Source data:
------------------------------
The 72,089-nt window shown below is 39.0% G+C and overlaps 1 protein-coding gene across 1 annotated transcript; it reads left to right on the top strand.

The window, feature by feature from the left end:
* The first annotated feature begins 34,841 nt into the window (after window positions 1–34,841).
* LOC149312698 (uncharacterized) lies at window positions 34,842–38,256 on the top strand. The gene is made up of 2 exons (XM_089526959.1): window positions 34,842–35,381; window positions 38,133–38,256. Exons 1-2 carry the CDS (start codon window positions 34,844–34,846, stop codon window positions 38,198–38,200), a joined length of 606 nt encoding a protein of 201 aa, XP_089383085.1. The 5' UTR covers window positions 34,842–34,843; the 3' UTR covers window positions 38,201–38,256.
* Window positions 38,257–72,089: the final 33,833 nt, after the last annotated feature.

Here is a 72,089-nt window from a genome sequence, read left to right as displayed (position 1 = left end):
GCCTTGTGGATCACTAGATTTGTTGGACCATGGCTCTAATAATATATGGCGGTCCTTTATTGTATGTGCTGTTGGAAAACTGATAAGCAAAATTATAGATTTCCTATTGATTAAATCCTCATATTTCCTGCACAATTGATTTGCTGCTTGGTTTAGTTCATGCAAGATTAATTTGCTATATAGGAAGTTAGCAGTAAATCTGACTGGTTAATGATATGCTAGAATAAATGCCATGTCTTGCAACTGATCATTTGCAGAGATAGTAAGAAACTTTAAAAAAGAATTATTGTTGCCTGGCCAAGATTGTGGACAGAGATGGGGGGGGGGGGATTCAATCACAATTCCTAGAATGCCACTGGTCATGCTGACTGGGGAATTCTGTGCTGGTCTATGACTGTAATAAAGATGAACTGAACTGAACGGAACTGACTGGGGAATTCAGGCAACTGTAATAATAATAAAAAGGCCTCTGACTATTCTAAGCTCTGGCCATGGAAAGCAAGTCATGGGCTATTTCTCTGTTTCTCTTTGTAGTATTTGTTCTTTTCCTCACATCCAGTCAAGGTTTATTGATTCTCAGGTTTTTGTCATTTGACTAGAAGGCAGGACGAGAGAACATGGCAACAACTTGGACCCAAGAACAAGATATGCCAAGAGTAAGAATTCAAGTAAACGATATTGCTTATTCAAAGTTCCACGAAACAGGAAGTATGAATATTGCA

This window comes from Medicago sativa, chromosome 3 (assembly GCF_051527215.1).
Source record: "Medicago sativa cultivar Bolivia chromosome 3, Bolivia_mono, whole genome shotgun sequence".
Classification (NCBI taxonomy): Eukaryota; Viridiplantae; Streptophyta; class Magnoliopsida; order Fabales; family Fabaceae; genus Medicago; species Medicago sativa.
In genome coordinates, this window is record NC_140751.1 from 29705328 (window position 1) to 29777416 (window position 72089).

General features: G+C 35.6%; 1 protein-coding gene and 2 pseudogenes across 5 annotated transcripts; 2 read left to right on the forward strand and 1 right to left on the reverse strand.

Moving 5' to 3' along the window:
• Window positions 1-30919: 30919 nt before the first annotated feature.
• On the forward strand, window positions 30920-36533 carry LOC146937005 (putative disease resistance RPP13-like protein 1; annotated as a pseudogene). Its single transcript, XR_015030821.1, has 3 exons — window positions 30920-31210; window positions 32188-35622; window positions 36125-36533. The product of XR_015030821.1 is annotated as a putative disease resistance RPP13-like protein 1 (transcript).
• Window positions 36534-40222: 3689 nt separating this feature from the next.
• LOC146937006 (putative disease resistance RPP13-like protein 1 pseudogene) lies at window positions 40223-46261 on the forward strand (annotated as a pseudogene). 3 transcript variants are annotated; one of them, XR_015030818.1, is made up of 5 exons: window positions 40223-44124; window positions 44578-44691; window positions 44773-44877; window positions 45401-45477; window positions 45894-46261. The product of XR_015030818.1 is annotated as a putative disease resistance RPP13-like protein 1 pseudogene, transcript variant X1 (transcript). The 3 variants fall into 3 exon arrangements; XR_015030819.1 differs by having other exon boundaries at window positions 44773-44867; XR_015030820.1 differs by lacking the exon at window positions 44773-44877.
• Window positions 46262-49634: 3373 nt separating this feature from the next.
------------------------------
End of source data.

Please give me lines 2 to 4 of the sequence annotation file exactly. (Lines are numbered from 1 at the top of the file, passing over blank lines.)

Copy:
The window, feature by feature from the left end:
* The first annotated feature begins 34,841 nt into the window (after window positions 1–34,841).
* LOC149312698 (uncharacterized) lies at window positions 34,842–38,256 on the top strand. The gene is made up of 2 exons (XM_089526959.1): window positions 34,842–35,381; window positions 38,133–38,256. Exons 1-2 carry the CDS (start codon window positions 34,844–34,846, stop codon window positions 38,198–38,200), a joined length of 606 nt encoding a protein of 201 aa, XP_089383085.1. The 5' UTR covers window positions 34,842–34,843; the 3' UTR covers window positions 38,201–38,256.